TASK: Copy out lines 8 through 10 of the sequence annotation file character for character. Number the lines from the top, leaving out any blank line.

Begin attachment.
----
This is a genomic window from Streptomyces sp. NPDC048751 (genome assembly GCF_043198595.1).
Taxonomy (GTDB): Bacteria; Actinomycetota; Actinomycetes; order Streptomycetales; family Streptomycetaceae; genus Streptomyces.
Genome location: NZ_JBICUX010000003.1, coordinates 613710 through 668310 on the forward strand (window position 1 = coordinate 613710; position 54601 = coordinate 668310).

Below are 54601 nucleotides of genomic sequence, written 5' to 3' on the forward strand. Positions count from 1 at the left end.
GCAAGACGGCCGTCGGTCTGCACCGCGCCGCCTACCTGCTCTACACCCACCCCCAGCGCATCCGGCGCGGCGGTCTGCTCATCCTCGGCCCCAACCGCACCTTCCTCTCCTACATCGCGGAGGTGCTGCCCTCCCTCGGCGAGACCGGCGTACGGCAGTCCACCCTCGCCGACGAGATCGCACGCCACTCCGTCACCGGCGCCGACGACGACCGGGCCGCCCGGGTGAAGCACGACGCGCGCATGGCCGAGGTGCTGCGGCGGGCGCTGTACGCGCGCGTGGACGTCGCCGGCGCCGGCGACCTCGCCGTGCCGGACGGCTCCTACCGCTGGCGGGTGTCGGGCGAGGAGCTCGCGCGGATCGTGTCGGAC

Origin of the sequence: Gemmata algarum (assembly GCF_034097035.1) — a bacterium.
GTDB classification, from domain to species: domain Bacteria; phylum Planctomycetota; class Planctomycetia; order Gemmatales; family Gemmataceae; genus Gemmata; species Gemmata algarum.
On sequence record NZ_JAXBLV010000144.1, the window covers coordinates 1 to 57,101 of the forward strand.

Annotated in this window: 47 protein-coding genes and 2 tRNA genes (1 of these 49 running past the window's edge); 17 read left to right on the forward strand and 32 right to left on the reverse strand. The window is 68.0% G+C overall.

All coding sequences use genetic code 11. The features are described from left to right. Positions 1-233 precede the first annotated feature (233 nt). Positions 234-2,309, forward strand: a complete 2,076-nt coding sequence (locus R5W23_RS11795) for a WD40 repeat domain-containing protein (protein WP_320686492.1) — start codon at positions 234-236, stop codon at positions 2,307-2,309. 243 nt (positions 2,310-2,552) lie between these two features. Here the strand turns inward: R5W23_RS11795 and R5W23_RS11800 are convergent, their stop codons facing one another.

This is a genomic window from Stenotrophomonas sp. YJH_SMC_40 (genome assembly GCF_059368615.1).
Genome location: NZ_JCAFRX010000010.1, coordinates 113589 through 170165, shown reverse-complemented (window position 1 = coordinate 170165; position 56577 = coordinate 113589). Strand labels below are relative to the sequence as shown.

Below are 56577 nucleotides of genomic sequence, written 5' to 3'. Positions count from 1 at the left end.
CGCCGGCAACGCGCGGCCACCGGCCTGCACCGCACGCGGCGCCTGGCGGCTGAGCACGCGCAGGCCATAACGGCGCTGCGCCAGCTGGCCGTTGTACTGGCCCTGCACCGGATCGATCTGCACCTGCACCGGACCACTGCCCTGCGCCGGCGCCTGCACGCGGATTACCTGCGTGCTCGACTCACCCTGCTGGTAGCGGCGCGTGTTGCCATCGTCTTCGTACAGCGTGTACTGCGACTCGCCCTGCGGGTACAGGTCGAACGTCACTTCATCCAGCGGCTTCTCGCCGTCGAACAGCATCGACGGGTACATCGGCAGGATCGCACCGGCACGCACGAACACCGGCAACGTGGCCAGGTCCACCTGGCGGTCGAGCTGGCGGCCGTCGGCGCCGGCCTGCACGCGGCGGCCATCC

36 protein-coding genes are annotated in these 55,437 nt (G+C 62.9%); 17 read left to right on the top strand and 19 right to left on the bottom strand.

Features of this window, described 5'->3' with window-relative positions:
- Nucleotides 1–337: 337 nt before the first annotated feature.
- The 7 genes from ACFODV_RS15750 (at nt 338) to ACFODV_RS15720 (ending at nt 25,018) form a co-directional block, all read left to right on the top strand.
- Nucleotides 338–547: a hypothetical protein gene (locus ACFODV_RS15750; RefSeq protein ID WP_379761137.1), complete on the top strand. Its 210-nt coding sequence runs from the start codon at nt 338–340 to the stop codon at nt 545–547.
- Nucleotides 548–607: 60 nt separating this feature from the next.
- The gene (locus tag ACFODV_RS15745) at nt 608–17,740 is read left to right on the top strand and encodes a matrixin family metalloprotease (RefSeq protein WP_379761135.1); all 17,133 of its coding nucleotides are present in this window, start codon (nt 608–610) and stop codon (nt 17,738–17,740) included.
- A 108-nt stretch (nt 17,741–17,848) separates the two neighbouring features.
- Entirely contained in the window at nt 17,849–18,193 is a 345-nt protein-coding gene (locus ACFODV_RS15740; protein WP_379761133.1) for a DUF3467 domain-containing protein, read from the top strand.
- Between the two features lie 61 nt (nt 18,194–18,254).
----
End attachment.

On sequence record NZ_JAXBLV010000144.1, the window covers coordinates 1 to 57,101 of the forward strand.

Annotated in this window: 47 protein-coding genes and 2 tRNA genes (1 of these 49 running past the window's edge); 17 read left to right on the forward strand and 32 right to left on the reverse strand. The window is 68.0% G+C overall.

All coding sequences use genetic code 11. The features are described from left to right. Positions 1-233 precede the first annotated feature (233 nt). Positions 234-2,309, forward strand: a complete 2,076-nt coding sequence (locus R5W23_RS11795) for a WD40 repeat domain-containing protein (protein WP_320686492.1) — start codon at positions 234-236, stop codon at positions 2,307-2,309. 243 nt (positions 2,310-2,552) lie between these two features. Here the strand turns inward: R5W23_RS11795 and R5W23_RS11800 are convergent, their stop codons facing one another.